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  • 5 weeks later...

In your cost calculations, you need to factor in battery life.  And with AGM batteries, which I prefer over lead-acid, there are limits to how deeply they can be discharged.  If you go beyond those limits, the battery will not recover. I still like the idea of electric over diesel or gasoline.  But there are no simple solutions for those windless days.

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Hi Don, for the batteries I am using Torqeedo’s new 24-3500 battery,  it is a LI-N-MC battery with quite sophisticated BMS system,  they “advertised “  800 cycles to 100% DOD with 25% loss of capacity.  I will very unlikely discharge to the BMS shuts the battery off.  They weigh about 1/2 of AMG and 3500 watts @ 24VDC.  Quite a lot of power, slightly larger than 2 27 series AMG.  I did get a surprise,  I was understanding that the BMS had an internal shunt that measured the total in/out and displayed it, not so.......so the house loads, though minimal @ 12vdc will go basically unmeasured.......I think.  If that is the case, well still a lot of variables!   Goal is to be able to motor 8 hours at 3 kts, unaided by sailing or solar. 

We initially discussed using several Tesla battery modules but I have/had concerns on a home brewed  system when there are so many other concerns to deal with, so the ultra injuneerin of the Torqeedo looks to be the most conservative approach.  

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An issue to be mindful of when designing a lithium battery system is fire.  A friend of mine nearly lost his boat to fire due to a failure in one of the lithium cells. This was despite having a battery monitoring system that had been carefully designed to deal with this possibility.  Sticking with Torqeedo’s engineered BMS solution is probably a good idea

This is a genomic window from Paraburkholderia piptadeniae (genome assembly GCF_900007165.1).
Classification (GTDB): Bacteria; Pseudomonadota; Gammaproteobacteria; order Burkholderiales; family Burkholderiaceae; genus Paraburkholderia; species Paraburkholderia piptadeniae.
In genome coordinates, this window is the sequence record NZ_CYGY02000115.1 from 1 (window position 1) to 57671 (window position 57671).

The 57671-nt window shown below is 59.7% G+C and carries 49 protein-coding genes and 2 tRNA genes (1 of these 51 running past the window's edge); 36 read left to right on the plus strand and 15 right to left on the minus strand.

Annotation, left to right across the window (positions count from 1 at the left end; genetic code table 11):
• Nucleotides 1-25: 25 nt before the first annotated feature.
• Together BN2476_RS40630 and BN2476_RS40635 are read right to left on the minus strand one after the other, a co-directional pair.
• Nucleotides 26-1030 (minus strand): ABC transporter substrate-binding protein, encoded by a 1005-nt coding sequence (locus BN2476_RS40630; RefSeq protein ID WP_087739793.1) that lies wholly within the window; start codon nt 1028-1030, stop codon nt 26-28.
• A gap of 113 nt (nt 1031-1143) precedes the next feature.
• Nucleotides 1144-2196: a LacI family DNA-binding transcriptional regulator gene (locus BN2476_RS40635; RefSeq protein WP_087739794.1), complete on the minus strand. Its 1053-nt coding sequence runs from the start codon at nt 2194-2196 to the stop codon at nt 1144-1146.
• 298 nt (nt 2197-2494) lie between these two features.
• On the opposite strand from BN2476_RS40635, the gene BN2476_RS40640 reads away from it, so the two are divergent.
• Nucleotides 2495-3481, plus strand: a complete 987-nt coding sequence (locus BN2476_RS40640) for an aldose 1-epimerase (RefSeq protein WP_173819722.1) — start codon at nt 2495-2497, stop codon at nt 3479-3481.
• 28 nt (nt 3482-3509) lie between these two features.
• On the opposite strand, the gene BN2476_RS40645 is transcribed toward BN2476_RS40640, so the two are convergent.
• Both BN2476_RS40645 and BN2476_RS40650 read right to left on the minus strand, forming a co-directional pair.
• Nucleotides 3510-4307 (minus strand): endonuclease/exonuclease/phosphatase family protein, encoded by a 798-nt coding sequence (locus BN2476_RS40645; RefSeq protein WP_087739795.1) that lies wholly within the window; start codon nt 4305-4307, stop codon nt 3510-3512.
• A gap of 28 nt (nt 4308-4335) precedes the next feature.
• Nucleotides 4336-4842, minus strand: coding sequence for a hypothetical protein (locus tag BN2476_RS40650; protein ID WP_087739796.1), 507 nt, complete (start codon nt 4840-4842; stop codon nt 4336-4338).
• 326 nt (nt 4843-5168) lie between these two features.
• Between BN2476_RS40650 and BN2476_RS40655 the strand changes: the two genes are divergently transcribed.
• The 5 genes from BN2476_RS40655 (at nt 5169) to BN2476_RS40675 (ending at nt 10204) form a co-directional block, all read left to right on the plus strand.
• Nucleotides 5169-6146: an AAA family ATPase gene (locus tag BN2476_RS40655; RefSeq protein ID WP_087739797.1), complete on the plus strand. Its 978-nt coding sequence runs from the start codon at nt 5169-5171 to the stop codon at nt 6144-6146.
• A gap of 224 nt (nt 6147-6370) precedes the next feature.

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  • 2 months later...

Looks like a few months since a update on the Flinders project , true to form, some photos are sideways..... but the hull is inverted in real life.  Electrical system, plumbing, interior are mostly complete, hull is glassed and 82% filled, this 17 oz glass was invented by the epoxy association.  It guzzles the stuff!  The stub keel is my current project,  it is incredibly strong by design, with lots of glass.  I will be taping it to the bottom panels with several layers of 24 oz unidirectional glass, then a overlay of 17 oz biaxial.  That should hold it! 

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Interior looks very nice. Is that the pecan trim? 

 

I am very impressed with what looks like the ease with which you were able to turn the boat. She must be pretty substantial at this point.

Did Graham give you a rotational axis so you would know where to establish your pivot points? Could you post a close up of what exactly the boat is pivoting on?

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The trim is cypress,  long story but I met a young man that was selling pecan lumber, it was beautiful.  I bought some (But not enough) noticed a lump on his ankle under jeans.  He has since become a guest of the state for a 3-5 years.  I did get enough to trim the head area and galley area, it looks pretty nice.  
Alan calculated the CG of the hull and I just put 2 1/2 eyebolts where he said.  He got it perfectly!  The forward end was supported by a engine hoist and the aft by a big cable hoist (cable come-a-long), which was supported by a Harbor Freight scaffolds. 2 hours setting up, 22 seconds to roll.  We build 2 ultra sawhorses that keep the tabernacles 1 inch above the floor.  If I would have thought a little harder I would have waited to install the tabernacles and the bumpkin till it is upright.  I might call it boomkin when it is launched.